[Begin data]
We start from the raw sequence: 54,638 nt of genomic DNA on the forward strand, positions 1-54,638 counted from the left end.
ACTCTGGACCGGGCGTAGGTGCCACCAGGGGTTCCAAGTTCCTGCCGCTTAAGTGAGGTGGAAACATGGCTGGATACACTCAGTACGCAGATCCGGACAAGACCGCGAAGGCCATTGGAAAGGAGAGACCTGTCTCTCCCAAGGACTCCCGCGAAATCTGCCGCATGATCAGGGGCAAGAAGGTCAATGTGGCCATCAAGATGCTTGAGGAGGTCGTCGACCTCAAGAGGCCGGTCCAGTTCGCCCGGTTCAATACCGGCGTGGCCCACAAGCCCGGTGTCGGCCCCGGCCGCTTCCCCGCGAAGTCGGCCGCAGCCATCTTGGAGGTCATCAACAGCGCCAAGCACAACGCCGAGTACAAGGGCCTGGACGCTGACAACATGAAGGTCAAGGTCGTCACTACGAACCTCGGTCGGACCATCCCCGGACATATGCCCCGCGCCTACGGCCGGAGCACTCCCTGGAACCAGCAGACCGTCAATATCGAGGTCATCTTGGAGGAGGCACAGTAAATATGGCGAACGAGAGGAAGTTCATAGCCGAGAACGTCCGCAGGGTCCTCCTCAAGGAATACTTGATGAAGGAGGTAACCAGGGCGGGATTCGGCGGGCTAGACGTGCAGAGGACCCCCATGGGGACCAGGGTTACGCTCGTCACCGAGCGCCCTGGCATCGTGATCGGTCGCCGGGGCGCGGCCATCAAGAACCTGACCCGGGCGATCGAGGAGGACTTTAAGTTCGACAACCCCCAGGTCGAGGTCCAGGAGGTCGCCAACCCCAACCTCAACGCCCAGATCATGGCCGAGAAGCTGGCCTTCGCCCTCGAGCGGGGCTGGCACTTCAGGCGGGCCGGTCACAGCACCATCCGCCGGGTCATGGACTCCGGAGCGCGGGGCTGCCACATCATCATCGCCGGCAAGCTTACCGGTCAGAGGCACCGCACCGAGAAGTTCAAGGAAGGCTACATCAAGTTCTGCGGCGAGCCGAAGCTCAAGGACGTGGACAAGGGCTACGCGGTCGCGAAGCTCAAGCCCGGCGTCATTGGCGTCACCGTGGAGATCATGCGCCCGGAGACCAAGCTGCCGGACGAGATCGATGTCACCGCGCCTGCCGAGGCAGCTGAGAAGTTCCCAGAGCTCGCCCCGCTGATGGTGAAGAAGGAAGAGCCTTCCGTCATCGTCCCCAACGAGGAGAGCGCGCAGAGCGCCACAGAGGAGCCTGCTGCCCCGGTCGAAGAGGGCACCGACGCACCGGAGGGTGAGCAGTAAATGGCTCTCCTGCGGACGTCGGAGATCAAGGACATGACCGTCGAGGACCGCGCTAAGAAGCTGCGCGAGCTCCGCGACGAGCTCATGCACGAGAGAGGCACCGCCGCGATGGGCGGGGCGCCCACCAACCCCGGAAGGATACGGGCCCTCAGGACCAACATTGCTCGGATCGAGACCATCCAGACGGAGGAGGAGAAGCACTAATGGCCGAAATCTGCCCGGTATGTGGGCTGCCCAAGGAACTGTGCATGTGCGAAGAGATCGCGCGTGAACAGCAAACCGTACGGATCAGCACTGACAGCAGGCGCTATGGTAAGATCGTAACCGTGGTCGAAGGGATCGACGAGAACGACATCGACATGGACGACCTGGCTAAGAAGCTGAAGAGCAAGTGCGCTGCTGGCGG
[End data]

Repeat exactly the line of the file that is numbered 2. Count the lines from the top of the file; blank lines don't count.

ACTCTGGACCGGGCGTAGGTGCCACCAGGGGTTCCAAGTTCCTGCCGCTTAAGTGAGGTGGAAACATGGCTGGATACACTCAGTACGCAGATCCGGACAAGACCGCGAAGGCCATTGGAAAGGAGAGACCTGTCTCTCCCAAGGACTCCCGCGAAATCTGCCGCATGATCAGGGGCAAGAAGGTCAATGTGGCCATCAAGATGCTTGAGGAGGTCGTCGACCTCAAGAGGCCGGTCCAGTTCGCCCGGTTCAATACCGGCGTGGCCCACAAGCCCGGTGTCGGCCCCGGCCGCTTCCCCGCGAAGTCGGCCGCAGCCATCTTGGAGGTCATCAACAGCGCCAAGCACAACGCCGAGTACAAGGGCCTGGACGCTGACAACATGAAGGTCAAGGTCGTCACTACGAACCTCGGTCGGACCATCCCCGGACATATGCCCCGCGCCTACGGCCGGAGCACTCCCTGGAACCAGCAGACCGTCAATATCGAGGTCATCTTGGAGGAGGCACAGTAAATATGGCGAACGAGAGGAAGTTCATAGCCGAGAACGTCCGCAGGGTCCTCCTCAAGGAATACTTGATGAAGGAGGTAACCAGGGCGGGATTCGGCGGGCTAGACGTGCAGAGGACCCCCATGGGGACCAGGGTTACGCTCGTCACCGAGCGCCCTGGCATCGTGATCGGTCGCCGGGGCGCGGCCATCAAGAACCTGACCCGGGCGATCGAGGAGGACTTTAAGTTCGACAACCCCCAGGTCGAGGTCCAGGAGGTCGCCAACCCCAACCTCAACGCCCAGATCATGGCCGAGAAGCTGGCCTTCGCCCTCGAGCGGGGCTGGCACTTCAGGCGGGCCGGTCACAGCACCATCCGCCGGGTCATGGACTCCGGAGCGCGGGGCTGCCACATCATCATCGCCGGCAAGCTTACCGGTCAGAGGCACCGCACCGAGAAGTTCAAGGAAGGCTACATCAAGTTCTGCGGCGAGCCGAAGCTCAAGGACGTGGACAAGGGCTACGCGGTCGCGAAGCTCAAGCCCGGCGTCATTGGCGTCACCGTGGAGATCATGCGCCCGGAGACCAAGCTGCCGGACGAGATCGATGTCACCGCGCCTGCCGAGGCAGCTGAGAAGTTCCCAGAGCTCGCCCCGCTGATGGTGAAGAAGGAAGAGCCTTCCGTCATCGTCCCCAACGAGGAGAGCGCGCAGAGCGCCACAGAGGAGCCTGCTGCCCCGGTCGAAGAGGGCACCGACGCACCGGAGGGTGAGCAGTAAATGGCTCTCCTGCGGACGTCGGAGATCAAGGACATGACCGTCGAGGACCGCGCTAAGAAGCTGCGCGAGCTCCGCGACGAGCTCATGCACGAGAGAGGCACCGCCGCGATGGGCGGGGCGCCCACCAACCCCGGAAGGATACGGGCCCTCAGGACCAACATTGCTCGGATCGAGACCATCCAGACGGAGGAGGAGAAGCACTAATGGCCGAAATCTGCCCGGTATGTGGGCTGCCCAAGGAACTGTGCATGTGCGAAGAGATCGCGCGTGAACAGCAAACCGTACGGATCAGCACTGACAGCAGGCGCTATGGTAAGATCGTAACCGTGGTCGAAGGGATCGACGAGAACGACATCGACATGGACGACCTGGCTAAGAAGCTGAAGAGCAAGTGCGCTGCTGGCGG